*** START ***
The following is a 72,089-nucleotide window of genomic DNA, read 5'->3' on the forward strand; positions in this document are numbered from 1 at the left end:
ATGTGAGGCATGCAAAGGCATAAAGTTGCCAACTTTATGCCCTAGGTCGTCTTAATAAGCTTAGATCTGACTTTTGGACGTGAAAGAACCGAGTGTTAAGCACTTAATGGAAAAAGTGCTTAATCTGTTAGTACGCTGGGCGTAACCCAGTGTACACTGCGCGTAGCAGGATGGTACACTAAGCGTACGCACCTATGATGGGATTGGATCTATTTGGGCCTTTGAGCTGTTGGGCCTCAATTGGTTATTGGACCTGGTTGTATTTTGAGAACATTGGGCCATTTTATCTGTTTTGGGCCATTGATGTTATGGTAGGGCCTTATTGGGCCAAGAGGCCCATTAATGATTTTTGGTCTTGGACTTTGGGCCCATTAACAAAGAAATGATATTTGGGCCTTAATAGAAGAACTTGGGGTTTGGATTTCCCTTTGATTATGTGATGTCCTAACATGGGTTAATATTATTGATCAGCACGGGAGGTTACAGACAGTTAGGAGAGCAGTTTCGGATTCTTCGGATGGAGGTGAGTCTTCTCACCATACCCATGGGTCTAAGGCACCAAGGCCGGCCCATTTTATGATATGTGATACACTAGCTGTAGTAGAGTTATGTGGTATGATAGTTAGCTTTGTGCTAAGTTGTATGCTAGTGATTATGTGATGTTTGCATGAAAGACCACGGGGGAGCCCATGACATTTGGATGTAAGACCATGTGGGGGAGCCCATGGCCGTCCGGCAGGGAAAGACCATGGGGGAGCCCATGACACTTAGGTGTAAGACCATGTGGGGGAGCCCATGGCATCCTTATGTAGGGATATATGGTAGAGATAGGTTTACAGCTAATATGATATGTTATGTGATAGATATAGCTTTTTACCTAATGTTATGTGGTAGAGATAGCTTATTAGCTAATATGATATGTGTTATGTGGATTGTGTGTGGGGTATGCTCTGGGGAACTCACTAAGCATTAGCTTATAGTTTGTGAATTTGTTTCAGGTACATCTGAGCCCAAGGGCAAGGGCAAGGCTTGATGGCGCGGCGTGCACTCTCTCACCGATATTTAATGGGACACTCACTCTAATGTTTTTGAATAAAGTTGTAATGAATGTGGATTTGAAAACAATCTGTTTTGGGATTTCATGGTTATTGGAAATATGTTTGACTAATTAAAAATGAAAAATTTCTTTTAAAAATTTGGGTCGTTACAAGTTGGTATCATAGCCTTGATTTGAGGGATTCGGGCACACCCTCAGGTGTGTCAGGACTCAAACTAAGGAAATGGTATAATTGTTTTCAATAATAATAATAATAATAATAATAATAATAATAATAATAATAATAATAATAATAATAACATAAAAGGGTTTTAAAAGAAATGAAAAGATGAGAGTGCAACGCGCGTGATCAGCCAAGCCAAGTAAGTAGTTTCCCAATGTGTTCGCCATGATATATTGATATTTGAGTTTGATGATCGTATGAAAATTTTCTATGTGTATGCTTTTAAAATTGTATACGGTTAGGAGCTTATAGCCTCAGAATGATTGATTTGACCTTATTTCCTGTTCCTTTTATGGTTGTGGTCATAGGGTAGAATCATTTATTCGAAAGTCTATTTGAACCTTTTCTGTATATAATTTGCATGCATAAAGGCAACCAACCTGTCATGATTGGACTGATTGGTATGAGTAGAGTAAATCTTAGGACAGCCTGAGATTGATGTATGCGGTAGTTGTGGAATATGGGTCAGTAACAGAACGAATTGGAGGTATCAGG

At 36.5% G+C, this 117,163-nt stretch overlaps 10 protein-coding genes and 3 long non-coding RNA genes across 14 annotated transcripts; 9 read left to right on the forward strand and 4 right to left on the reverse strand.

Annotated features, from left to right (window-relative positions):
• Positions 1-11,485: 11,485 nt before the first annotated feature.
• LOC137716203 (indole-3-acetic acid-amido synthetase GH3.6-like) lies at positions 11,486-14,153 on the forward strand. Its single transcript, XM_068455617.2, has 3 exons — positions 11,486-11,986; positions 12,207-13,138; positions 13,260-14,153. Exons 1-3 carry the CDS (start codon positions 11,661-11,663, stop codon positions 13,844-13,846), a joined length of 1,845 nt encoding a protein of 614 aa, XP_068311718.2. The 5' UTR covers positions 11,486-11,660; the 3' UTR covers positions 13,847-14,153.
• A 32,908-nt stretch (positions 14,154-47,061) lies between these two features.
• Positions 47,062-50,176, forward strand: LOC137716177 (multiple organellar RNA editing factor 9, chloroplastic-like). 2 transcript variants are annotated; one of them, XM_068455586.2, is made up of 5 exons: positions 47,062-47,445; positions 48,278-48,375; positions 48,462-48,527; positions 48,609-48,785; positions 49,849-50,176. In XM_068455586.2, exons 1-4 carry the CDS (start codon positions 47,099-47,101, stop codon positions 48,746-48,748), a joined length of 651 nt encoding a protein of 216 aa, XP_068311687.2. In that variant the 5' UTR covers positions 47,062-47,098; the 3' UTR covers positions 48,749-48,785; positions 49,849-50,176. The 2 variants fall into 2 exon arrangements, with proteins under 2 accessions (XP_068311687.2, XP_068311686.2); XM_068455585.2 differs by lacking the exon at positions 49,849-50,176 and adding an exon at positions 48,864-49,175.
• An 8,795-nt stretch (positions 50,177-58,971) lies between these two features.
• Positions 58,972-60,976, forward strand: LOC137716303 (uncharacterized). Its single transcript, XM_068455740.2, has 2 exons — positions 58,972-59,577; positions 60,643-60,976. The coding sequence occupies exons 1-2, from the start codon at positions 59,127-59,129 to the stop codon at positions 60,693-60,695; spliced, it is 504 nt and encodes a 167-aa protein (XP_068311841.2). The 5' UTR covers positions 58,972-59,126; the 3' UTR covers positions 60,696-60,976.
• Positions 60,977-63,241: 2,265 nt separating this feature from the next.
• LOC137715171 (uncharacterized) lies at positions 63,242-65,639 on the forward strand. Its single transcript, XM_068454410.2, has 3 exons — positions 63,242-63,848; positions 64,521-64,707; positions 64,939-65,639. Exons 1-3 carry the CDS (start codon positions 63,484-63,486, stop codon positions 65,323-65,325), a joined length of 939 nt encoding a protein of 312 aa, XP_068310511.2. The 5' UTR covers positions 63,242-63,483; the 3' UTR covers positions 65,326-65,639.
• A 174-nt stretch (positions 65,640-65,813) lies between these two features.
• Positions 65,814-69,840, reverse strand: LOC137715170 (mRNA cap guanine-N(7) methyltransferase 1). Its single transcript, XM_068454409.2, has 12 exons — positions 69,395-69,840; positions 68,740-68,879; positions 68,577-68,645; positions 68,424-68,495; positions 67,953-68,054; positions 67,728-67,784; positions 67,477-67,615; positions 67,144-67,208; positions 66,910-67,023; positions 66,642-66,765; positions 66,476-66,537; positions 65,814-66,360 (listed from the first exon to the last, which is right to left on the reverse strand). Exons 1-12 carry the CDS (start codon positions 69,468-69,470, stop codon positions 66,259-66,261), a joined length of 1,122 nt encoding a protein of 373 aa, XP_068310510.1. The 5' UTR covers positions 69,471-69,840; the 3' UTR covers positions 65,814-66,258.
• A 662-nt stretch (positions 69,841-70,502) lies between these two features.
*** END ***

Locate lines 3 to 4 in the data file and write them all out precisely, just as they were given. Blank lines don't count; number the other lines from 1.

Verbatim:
At 36.5% G+C, this 117,163-nt stretch overlaps 10 protein-coding genes and 3 long non-coding RNA genes across 14 annotated transcripts; 9 read left to right on the forward strand and 4 right to left on the reverse strand.

Annotated features, from left to right (window-relative positions):